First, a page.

6.d. Arumberia is most likely a fossil organism

The arguments above strongly suggest that Arumberia records an extinct, environmentally restricted and sessile biological entity that was composed of non-biomineralized, 3D, flexible cords (see also Bland, 1984, p. 630). The origins of some of its associated features (e.g. dimple-pimple marks) remain enigmatic, and its precise biological affinity remains uncertain, even though it is parsimonious to assume that it was algal or microbial. While this conclusion is similar to that reached by Kolesnikov et al. (2012), who suggested that Arumberia records extinct, highly organized microbial colonies capable of producing 3D ‘rugae’, we caution against splitting the texture into biological ‘species’ given the propensity of these to grade into one another (Section 4). Differences between these forms (e.g. A. banksi, A. vindhyanensis and also non-Arumberia linear morphologies) may stem from external hydrodynamic or environmental factors, reflecting the form that happened to be adopted at the instant of burial. Clear transitions between linear (Fig. 3a–h), reticulated (Fig. 3i, j) and curled (Fig. 5) Arumberia rule out a recent ‘vendobiont’ fossil hypothesis (Retallack & Broz, 2020), since discrete macroorganisms would not have been expected to reorganize their form during emergence.

Arumberia consists of parallel, sub-parallel or radiating lines that present in both positive and negative epirelief. A detailed examination of the most contiguous Arumberia-bearing bedding plane so far discovered, from the Port Lazo Formation (NW France), combined with a literature survey of all known Arumberia reports, indicates:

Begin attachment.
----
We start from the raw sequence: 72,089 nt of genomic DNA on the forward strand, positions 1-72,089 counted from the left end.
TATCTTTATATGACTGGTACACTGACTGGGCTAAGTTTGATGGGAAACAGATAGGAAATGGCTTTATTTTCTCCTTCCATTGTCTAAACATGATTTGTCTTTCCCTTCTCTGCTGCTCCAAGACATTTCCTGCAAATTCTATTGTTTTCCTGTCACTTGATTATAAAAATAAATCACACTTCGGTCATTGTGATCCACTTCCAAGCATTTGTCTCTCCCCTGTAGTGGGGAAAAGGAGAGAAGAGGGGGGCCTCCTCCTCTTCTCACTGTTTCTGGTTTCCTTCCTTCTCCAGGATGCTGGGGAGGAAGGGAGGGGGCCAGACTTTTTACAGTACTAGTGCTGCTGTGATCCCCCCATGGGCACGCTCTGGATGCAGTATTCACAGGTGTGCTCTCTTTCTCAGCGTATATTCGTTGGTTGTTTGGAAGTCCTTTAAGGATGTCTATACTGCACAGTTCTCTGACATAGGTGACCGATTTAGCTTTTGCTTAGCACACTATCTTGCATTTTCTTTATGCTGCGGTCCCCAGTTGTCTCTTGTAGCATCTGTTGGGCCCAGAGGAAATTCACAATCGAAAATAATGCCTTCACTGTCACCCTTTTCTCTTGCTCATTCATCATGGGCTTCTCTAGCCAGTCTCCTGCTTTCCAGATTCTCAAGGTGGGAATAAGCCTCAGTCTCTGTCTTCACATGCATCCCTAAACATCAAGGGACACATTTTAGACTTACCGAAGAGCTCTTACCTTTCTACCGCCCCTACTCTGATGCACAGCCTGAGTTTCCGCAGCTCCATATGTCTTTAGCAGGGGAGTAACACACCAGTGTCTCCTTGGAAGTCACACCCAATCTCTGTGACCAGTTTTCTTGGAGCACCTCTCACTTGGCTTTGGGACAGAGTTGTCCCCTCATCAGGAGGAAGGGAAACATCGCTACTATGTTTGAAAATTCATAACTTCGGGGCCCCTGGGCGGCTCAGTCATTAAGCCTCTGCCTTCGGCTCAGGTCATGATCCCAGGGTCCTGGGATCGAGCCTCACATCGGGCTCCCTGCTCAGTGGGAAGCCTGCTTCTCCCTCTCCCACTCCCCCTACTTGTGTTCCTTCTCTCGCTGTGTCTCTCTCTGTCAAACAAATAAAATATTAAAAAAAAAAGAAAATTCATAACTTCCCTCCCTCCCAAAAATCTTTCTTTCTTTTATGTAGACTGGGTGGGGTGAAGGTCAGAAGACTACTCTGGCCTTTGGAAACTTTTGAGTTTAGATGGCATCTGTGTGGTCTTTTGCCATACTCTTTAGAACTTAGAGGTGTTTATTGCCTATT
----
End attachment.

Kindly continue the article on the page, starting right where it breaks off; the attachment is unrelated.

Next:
• the 3D morphology of Arumberia resemble cords or tubes distinct from the preserving sediment;

  • linear Arumberia cords transition laterally into reticulated networks, morphologies that bear strong resemblance to modern instances of reticulate marks formed as buoyant filaments of bacteria or algae become tangled in standing or draining water;

  • some Arumberia cords are demonstrably composed of finer, superimposed and overlapping threads;

  • Arumberia cords curl in proximity to desiccated plate margins, an apparent response to shrinking cohesive sediment undergoing emergence;

  • the orientation of Arumberia lines differs in different depositional settings, with lines apparently being streamlined in the direction of a unidirectional current, but oriented parallel to ripple crests when subject to oscillating flow; and

  • the significant majority of Arumberia occurrences worldwide are recorded from rocks dated to 520–560 Ma in age.

Together, these observations discredit the possibility that Arumberia is a purely physical sedimentary structure, and strongly favour a biological origin as the impression of an extinct, sessile Ediacaran–Cambrian organism or population of organisms composed of 3D, flexible cords.

Fieldwork in France was supported by Shell International Exploration and Production B.V under Research Framework agreement PT38181. Fieldwork in Canada was partially supported by Natural Environment Research Council grant NE/P002412/1, awarded to Dr Emily Mitchell, University of Cambridge. We thank Professor Sören Jensen and one anonymous reviewer for their constructive reviews of this paper, and editor Dr Bas Van de Schootbrugge for handling this paper.